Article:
Both companies have made significant international plays in recent months, with ThredUp acquiring European resale marketplace Remix to break into its first foreign market and Poshmark prepping expansion into its newest market, India.
While the $28.5 million Remix acquisition enables ThredUp to extend its RaaS platform beyond the U.S., the India expansion gives Poshmark a chance to tap into its biggest potential audience and capitalize on a nascent e-commerce environment that is heavy on marketplaces.
Gross margins remain high, but net losses mount
Beneficial to both companies’ business models are the increasing gross margin totals, which are efficient since Poshmark carries no inventory at all and ThredUp only carries $4.4 million. Gross profit at ThredUp totaled $44.1 million representing growth of 33.7 percent year-over-year. Gross margin expanded to 73.6 percent from 69.7 percent in the comparable quarter last year.
Adjusted gross margin at Poshmark jumped 0.4 percentage points to 84.4 percent of revenues.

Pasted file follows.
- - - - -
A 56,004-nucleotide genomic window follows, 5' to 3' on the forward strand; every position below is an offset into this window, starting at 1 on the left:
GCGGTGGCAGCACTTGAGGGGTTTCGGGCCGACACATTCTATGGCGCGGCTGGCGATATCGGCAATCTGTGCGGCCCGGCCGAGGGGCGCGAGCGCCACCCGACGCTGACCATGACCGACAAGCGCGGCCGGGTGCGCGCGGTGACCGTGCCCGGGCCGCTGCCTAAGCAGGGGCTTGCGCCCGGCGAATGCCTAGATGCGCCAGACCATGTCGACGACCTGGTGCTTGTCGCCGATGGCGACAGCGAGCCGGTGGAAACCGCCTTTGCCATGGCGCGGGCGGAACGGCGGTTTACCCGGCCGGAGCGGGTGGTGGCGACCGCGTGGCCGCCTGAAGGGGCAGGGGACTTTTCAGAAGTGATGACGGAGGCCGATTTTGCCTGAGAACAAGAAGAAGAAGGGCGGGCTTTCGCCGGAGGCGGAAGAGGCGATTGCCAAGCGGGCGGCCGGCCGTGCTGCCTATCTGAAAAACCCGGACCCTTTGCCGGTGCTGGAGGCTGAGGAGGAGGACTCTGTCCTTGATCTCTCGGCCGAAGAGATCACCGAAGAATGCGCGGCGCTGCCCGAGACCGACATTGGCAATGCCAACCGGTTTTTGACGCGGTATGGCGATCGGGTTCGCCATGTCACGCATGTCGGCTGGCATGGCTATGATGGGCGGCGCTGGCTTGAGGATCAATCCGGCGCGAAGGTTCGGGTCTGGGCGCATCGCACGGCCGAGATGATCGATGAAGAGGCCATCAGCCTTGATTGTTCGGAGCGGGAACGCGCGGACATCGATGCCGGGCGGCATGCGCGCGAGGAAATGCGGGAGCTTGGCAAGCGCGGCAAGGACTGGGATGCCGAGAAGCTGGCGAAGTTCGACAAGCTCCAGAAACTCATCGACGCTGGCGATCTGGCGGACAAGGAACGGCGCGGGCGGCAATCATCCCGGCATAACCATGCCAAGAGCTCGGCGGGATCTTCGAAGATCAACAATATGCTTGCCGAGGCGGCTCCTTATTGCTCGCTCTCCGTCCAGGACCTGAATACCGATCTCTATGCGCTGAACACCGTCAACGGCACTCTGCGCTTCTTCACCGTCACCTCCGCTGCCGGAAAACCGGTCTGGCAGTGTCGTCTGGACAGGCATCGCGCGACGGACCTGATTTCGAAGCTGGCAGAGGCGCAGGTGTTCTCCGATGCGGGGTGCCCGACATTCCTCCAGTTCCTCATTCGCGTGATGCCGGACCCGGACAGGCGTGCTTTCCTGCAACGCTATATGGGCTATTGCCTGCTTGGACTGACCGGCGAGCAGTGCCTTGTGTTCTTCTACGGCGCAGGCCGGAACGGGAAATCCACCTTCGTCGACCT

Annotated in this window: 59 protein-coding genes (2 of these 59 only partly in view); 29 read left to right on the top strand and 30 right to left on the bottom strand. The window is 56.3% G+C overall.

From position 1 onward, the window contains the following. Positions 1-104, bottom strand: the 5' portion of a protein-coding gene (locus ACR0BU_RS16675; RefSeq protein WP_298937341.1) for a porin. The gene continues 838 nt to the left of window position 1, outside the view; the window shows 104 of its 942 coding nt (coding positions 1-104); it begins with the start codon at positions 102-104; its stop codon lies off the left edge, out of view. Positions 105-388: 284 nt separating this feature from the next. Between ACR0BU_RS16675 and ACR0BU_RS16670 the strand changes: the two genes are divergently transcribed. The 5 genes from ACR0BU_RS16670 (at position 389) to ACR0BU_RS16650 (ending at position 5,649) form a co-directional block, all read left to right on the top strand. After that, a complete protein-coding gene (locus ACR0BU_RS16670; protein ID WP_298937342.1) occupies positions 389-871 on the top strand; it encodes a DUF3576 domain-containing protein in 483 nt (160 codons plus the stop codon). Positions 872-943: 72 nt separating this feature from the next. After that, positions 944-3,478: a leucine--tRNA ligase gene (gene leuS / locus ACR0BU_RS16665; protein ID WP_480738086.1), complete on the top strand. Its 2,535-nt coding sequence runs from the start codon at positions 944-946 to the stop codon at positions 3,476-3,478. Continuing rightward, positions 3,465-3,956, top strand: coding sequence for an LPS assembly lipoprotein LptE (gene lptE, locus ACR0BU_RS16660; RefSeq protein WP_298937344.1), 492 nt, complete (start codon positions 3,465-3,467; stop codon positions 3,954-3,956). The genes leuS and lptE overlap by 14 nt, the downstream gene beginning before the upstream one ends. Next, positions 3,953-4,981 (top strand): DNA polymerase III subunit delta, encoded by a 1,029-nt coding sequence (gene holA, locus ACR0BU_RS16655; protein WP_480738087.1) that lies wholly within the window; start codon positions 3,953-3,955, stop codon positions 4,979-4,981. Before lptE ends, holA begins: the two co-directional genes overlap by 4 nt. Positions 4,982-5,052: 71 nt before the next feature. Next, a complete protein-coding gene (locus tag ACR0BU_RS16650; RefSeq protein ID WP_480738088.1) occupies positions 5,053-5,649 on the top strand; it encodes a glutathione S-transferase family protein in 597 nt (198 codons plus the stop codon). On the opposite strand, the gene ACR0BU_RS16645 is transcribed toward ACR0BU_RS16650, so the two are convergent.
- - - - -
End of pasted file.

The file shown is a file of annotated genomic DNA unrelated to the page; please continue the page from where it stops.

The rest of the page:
As the companies continue their growth trajectory, their bottom line is paying the price for now. ThredUp saw net losses widen to $14.4 million, or 15 cents per share, for the second quarter 2021, compared to last year’s $6.7 million (61 cents per share). Adjusted EBITDA loss was $9 million, or 15.1% of revenue, for the second quarter 2021, compared to the adjusted EBITDA loss of $3.3 million, or 6.9 percent of revenue, for the second quarter 2020.
Poshmark is in comparably better shape, reporting a smaller net loss of $2.9 million, or 4 cents a share, compared with net income of $21.3 million, or 61 cents a share, in the year-ago quarter. Adjusted EBITDA for the second quarter of 2021 was $6.1 million, a decrease from the $23.7 million gain in the second quarter of 2020. Adjusted EBITDA margin was 7.4 percent of revenue in the second quarter of 2021.
More buyers increase ThredUp’s processing times
Active buyers who purchased at least one item in the past year have continued to add up for both companies. ThredUp saw its active buyers grew 8 percent to 1.34 million, with total orders growing 22 percent to 1.22 million, indicating that those who try the experience typically end up buying more often. At Poshmark, active buyers reached 7 million, a 16 percent year-over-year increase from 6 million from the second quarter of 2020.
As more consumers shop through ThredUp and the resale company partners with more sellers, Reinhart admitted that the company did not make as much progress as expected in reducing bag processing times.